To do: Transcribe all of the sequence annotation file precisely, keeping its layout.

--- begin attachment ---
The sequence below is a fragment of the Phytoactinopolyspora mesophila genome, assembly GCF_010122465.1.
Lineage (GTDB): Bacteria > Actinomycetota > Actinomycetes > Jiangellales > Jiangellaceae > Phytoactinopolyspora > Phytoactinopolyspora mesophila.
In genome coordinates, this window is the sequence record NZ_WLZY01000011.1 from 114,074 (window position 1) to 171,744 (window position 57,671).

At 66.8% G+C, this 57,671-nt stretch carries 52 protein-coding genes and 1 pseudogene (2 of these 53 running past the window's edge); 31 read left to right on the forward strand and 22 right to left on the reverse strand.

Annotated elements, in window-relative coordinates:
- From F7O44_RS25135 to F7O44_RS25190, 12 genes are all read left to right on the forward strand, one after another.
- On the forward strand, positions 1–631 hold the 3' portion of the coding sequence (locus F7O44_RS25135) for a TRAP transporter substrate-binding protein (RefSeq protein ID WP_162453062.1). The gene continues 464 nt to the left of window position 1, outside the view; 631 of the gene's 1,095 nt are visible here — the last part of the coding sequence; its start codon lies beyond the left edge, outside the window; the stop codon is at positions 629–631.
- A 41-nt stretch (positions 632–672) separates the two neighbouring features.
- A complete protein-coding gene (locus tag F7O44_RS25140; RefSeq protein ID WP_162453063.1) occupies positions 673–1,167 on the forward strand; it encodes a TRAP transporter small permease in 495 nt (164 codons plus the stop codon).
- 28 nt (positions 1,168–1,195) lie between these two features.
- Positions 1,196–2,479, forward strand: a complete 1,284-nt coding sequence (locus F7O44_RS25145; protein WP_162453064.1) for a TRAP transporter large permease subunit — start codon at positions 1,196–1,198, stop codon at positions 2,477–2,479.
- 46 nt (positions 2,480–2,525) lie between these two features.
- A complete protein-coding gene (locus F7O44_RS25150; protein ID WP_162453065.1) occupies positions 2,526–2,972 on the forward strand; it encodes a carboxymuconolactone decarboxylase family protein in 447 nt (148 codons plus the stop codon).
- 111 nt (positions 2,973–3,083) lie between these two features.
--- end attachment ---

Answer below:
The sequence below is a fragment of the Phytoactinopolyspora mesophila genome, assembly GCF_010122465.1.
Lineage (GTDB): Bacteria > Actinomycetota > Actinomycetes > Jiangellales > Jiangellaceae > Phytoactinopolyspora > Phytoactinopolyspora mesophila.
In genome coordinates, this window is the sequence record NZ_WLZY01000011.1 from 114,074 (window position 1) to 171,744 (window position 57,671).

At 66.8% G+C, this 57,671-nt stretch carries 52 protein-coding genes and 1 pseudogene (2 of these 53 running past the window's edge); 31 read left to right on the forward strand and 22 right to left on the reverse strand.

Annotated elements, in window-relative coordinates:
- From F7O44_RS25135 to F7O44_RS25190, 12 genes are all read left to right on the forward strand, one after another.
- On the forward strand, positions 1–631 hold the 3' portion of the coding sequence (locus F7O44_RS25135) for a TRAP transporter substrate-binding protein (RefSeq protein ID WP_162453062.1). The gene continues 464 nt to the left of window position 1, outside the view; 631 of the gene's 1,095 nt are visible here — the last part of the coding sequence; its start codon lies beyond the left edge, outside the window; the stop codon is at positions 629–631.
- A 41-nt stretch (positions 632–672) separates the two neighbouring features.
- A complete protein-coding gene (locus tag F7O44_RS25140; RefSeq protein ID WP_162453063.1) occupies positions 673–1,167 on the forward strand; it encodes a TRAP transporter small permease in 495 nt (164 codons plus the stop codon).
- 28 nt (positions 1,168–1,195) lie between these two features.
- Positions 1,196–2,479, forward strand: a complete 1,284-nt coding sequence (locus F7O44_RS25145; protein WP_162453064.1) for a TRAP transporter large permease subunit — start codon at positions 1,196–1,198, stop codon at positions 2,477–2,479.
- 46 nt (positions 2,480–2,525) lie between these two features.
- A complete protein-coding gene (locus F7O44_RS25150; protein ID WP_162453065.1) occupies positions 2,526–2,972 on the forward strand; it encodes a carboxymuconolactone decarboxylase family protein in 447 nt (148 codons plus the stop codon).
- 111 nt (positions 2,973–3,083) lie between these two features.